A Thank You Note to the Poet Wayne Kaumuali’i Westlake, and the Beloved Leanne Kaʻiulani Ferrer for Sending Me His Book

The following poem is written in the spirit of Wayne Kaumuali’i Westlake’s work, as presented in Westlake, poems by Wayne Kaumuali’i Westlake (1947-1984), edited by Mei-Li M. Siy and Richard Hamasaki (2009). These poems honor Westlake’s idea that “There’s poetry all around us—we only have to open our eyes and see it—incidents, thoughts, feelings, experiences all grounded in everyday life—these are the flesh and bones of this poetry—recorded as they waste away.”

I. Not Right For Us

They’re not even trying
to hide it anymore,
they just come right out and say
there is an Us
and you are not it

Oh whoops. There’s more. Was just about to throw this away…

Not only are you not Us
you aren’t even right 
for Us 
in your wildest dreams
you could never get in here
and these are the nice

When I’m walking the canal
and it stinks extra that day
of sewage and sulphur 
and the Heron’s feet are sunk 
in what passes for mud around here
I wonder who the other not-us’s are

           what their lives are like

                                    if we’ll ever meet

II. My Yellow Oriole

First time,
I sneaked a look at him
through one hundred tiny 
leaves of a bush
then he flew high in a tree
stop lookin at me!

Second time, it called to me
little chits chit chit chit
I wasn’t gonna stop
thought it was just another one
of God’s many brown sparrows

then I thought, aw, God’s sparrows!
stopped at the chain link, looked in the bush
there he was, so close, and so golden

III. You Break It, You Buy It

When you buy it,

                  you break it.

IV. American Majority

I used to think 
this meant
voting, like
would blue win
or red (green 
never has a chance!)

you showed me
they are
a bruise
on the body
of the ones who 
cherish stones

bruises that turn golden
when they heal

sunflowers scattered
in a meadow

V. While You Were Worried About My Gender

60,000+ acres of the Sierra Nevadas
were burning and some ash made the moon
glow orange over a city thousands of miles away


I had not known about the incredible life and poetry of Wayne Kaumuali’i Westlake until I watched Down on the Sidewalk in Waikiki by filmmaker Justyn Ah Chong, a narrative short film based on the work of the late Hawaiian poet. The film was supported by the organization Pacific Islanders in Communication (PIC), which was led at the time by Leanne Kaʻiulani Ferrer (1967-2021). My professional nonprofit work had brought me to the PIC conference in Honolulu at the end of 2019, where I had the good fortune of spending time with Leanne. As an avid reader, I asked her for some recommendations on books by Native authors. She gave me a copy of Westlake, poems. I found Westlake’s poetry to be impulsive, reactive, and responsive to the world around him—a world comprised of his indigenous Hawai’i: the land and people—as well as the intruders on that land—capitalists, colonizers, and anyone bent on exotifying the land and its people, and using it for monetary gain. While his work is very political, it is also very personal, and reveals a humble, dynamic human who is enthralled by the people and the world around him, the creative process, and the ethereal and flawed nature of our human existence. “Everything is poetry to Me” Westlake writes, even his 33rd rejection notice. “My poems are autobiography—like poetic diary—moments immediately recorded that would otherwise have passed by unnoticed.” I was incredibly moved by this notion, and by Westlake’s work. At the height of the pandemic, searching for bits of life to hang onto, I wrote these poems that capture moments, and feelings, that would otherwise have passed me by unnoticed.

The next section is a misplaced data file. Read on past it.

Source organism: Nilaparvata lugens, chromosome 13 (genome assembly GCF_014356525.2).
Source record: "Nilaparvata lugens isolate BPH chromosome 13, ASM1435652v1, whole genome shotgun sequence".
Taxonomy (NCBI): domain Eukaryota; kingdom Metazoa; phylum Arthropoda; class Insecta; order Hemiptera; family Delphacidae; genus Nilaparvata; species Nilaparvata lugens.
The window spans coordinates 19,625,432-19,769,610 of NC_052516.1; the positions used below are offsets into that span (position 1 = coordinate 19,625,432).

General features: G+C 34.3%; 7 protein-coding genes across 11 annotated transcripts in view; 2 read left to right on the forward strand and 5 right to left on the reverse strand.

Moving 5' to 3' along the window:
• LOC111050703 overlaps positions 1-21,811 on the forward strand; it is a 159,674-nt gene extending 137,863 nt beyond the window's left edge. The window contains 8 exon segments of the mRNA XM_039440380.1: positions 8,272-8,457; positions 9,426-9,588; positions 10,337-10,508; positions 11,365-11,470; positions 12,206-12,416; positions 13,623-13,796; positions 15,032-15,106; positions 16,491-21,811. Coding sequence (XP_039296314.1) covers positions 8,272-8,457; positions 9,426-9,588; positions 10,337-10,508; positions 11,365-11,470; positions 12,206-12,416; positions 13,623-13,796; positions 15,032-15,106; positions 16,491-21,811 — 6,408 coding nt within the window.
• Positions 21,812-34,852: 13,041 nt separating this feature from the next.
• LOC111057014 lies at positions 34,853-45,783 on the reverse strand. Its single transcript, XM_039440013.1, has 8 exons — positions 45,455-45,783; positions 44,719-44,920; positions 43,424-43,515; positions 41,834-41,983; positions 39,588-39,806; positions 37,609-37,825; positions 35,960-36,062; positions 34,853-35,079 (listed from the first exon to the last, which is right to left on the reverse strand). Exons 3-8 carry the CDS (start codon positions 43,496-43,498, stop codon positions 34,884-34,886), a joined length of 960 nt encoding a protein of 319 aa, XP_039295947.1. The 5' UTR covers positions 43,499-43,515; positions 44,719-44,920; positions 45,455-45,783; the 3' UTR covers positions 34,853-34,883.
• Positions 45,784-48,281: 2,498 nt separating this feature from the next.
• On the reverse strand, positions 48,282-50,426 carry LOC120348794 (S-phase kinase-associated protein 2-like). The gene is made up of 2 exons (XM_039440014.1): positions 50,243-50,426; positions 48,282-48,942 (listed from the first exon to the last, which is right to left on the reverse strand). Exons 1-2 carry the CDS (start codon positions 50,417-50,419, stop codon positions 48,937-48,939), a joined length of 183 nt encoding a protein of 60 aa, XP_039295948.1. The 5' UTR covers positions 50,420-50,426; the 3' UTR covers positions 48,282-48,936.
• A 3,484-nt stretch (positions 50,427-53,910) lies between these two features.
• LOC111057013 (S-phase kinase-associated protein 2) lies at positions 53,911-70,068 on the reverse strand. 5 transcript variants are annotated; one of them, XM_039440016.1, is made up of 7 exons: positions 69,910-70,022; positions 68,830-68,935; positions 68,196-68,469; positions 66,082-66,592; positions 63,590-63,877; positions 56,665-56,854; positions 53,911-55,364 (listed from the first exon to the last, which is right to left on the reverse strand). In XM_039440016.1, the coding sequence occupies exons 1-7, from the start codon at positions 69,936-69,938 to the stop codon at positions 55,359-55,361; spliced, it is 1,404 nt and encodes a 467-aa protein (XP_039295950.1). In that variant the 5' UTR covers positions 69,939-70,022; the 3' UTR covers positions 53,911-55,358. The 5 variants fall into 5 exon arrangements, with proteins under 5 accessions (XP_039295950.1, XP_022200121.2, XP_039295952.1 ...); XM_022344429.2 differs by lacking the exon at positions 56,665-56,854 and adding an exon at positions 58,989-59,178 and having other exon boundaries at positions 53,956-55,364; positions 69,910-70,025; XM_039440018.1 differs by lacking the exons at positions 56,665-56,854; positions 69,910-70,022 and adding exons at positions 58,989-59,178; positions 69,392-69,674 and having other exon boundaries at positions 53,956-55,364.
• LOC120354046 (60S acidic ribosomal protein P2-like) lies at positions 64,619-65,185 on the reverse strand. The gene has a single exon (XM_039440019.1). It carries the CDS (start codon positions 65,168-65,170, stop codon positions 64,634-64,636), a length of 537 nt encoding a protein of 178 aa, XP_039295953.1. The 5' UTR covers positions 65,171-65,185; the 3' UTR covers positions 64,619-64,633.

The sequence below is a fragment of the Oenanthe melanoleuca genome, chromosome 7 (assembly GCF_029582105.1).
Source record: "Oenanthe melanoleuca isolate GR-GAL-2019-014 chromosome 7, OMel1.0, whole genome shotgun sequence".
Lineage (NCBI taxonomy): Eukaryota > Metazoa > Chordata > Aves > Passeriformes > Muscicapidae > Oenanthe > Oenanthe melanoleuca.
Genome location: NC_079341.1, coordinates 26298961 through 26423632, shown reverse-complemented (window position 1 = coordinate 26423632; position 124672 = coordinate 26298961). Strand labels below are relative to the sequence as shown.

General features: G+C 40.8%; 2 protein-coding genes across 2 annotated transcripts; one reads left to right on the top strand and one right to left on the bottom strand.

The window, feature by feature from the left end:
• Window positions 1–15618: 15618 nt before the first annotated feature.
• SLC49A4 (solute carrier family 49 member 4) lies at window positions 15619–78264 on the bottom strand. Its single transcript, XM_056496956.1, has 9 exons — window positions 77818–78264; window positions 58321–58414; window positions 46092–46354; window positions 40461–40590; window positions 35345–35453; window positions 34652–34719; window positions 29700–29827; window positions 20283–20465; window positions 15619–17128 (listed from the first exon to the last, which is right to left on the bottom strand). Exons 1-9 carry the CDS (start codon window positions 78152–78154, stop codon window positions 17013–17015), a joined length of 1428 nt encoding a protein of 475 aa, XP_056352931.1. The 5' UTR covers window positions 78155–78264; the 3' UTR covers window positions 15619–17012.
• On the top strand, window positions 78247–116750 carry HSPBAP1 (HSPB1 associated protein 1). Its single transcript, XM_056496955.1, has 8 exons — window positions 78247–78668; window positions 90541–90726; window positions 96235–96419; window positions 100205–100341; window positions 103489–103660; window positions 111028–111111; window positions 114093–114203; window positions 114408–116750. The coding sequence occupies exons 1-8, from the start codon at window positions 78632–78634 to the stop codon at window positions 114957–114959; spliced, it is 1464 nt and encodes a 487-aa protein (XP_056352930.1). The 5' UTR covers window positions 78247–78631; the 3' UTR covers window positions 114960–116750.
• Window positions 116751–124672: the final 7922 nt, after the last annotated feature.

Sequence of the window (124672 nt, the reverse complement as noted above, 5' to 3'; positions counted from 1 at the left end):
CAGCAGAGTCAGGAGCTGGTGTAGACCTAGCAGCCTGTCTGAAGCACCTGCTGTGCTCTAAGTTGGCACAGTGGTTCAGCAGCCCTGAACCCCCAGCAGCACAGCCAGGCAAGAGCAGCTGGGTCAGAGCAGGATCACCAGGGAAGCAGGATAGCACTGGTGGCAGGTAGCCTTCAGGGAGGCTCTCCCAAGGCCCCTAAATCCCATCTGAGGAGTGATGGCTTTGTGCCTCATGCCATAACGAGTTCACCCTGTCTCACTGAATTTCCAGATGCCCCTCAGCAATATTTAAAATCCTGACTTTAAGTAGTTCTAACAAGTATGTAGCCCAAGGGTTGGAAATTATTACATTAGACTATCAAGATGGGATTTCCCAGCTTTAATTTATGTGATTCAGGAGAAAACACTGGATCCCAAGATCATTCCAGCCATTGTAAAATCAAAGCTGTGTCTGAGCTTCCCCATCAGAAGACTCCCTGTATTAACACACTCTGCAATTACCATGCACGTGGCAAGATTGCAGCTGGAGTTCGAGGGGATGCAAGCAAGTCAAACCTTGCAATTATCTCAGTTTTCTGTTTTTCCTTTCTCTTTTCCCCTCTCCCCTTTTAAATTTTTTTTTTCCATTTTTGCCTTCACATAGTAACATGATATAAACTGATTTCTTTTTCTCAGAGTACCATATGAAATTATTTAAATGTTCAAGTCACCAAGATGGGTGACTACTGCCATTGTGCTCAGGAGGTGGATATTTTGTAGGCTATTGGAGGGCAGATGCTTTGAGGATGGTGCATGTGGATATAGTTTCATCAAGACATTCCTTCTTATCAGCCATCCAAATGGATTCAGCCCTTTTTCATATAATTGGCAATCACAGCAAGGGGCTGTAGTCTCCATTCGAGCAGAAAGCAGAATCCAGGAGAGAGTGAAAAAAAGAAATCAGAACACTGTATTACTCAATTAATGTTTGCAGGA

About the Author

Melissa Bałut Fondakowski is a professional nonprofit consultant. Her debut chapbook of poetry, _Impatiens_, was chosen as the winner of the Sow’s Ear Review poetry chapbook competition. Her reviews, articles, poetry and fiction have appeared, or are forthcoming, in San Francisco MagazineLavender Review, Women’s Studies Quarterly, the San Francisco ChronicleCider Press Review, and others. Bałut Fondakowski received a degree in Psychiatry and Religion from Union Theological Seminary in the City of New York, and writes regularly at Unfit to Print [1].

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